You won’t be able to tell that you’re allergic to dust mites after moving into a new home unless an allergy test determines it. This is because the allergic symptoms are identical to the ones caused by hay fever – most often, sneezing, a runny nose, and sometimes even breathing problems.


Another strong allergen that may be responsible for your state of misery after moving to a new house is mold.

Similar to dust mites, mold spores are microscopic and cannot be seen with the naked eye. Depending on the type of mold that’s problematic and its concentration, you may be having mold allergy symptoms either during certain periods of the year or all the time.

If you happen to be allergic to mold spores, your immune system will recognize the particles as harmful (which they can be) and will start producing antibodies to fight them. As a result, you’ll continue to cough, sneeze, rub your red eyes, and blow your nose on a regular basis.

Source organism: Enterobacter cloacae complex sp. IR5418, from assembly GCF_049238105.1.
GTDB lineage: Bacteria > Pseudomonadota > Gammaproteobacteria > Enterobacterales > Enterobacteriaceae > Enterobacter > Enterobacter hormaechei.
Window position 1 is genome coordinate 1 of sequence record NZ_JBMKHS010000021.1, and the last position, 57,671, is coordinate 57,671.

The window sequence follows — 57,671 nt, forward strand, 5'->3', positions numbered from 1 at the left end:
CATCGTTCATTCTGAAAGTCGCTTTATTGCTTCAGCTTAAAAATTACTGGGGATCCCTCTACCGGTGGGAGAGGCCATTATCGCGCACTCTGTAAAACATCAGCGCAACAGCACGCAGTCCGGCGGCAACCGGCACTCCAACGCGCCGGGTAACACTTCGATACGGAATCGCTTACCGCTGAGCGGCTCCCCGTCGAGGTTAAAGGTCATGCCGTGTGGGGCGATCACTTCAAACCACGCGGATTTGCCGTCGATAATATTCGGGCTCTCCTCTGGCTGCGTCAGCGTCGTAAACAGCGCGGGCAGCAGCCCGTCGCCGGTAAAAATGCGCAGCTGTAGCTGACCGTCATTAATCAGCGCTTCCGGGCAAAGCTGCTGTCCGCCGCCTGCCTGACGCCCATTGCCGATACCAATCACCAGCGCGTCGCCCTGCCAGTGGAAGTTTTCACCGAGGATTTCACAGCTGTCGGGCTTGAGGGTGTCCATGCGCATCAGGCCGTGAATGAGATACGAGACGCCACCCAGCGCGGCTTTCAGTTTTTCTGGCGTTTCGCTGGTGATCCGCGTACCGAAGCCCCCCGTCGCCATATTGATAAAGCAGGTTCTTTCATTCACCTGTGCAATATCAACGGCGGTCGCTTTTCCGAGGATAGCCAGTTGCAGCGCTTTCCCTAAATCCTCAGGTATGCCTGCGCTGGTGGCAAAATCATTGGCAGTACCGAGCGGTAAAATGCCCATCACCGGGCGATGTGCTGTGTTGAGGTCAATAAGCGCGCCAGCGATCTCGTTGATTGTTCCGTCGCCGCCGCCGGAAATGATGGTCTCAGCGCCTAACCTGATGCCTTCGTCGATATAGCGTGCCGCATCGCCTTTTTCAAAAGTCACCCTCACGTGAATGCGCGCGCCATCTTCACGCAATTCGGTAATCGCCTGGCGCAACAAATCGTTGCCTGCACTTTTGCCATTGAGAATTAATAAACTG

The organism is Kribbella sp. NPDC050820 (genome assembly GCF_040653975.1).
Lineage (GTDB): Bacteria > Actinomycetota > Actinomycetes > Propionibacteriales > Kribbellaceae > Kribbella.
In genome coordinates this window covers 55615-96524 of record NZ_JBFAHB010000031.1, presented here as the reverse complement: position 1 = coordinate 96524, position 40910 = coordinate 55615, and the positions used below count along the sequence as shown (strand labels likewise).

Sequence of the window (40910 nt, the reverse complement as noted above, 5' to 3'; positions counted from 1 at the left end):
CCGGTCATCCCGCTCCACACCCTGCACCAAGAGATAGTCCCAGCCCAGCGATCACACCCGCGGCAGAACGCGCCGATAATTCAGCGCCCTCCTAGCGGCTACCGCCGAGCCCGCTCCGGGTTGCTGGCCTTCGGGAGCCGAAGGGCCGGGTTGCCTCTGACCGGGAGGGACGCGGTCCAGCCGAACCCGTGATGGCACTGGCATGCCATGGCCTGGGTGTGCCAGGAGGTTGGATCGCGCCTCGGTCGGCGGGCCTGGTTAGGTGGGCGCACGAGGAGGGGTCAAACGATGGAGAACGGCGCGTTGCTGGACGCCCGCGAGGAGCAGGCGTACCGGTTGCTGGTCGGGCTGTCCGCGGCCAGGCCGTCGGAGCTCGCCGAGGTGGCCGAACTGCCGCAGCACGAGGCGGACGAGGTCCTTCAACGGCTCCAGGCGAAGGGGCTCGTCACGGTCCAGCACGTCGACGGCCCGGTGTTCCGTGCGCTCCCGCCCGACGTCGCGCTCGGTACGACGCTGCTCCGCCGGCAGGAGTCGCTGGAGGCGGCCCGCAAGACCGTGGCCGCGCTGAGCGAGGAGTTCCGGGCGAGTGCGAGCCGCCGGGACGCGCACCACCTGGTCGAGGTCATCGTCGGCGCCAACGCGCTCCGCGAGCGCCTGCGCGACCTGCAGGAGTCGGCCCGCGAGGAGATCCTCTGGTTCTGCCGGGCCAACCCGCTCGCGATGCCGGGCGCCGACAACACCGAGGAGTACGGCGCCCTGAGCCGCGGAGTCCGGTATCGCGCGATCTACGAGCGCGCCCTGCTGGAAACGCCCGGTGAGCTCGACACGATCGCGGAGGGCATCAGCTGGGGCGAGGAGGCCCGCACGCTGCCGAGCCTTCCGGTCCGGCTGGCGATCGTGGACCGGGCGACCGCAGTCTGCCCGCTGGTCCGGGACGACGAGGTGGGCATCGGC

The good news here is that you may be able to find the cause of those mold spores in the new home and fix the problem, or have it fixed by professionals. Look for moldy areas in the bathroom and kitchen (under the sink and behind the fridge) simply because mold thrives in dark and damp places.


Although it’s unlikely to find out that you have an allergy to a pet after moving to a new place, it’s still theoretically possible to happen, especially if you decide to get a pet for the new home.

Pet allergies are due to allergic reactions to some types of proteins found in the skin cells, saliva, or urine of pet animals. Most often, pet allergies are associated with dogs, cats, and birds, but other pet animals can also be the source of the above-mentioned allergens.

An allergic reaction toward a pet animal is also referred to as pet dander. Dander is the dead skin flakes that pets shed and that often prove to be the allergen that’s responsible for the incorrect response of the immune system.

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Top 3 things you can do about allergies after moving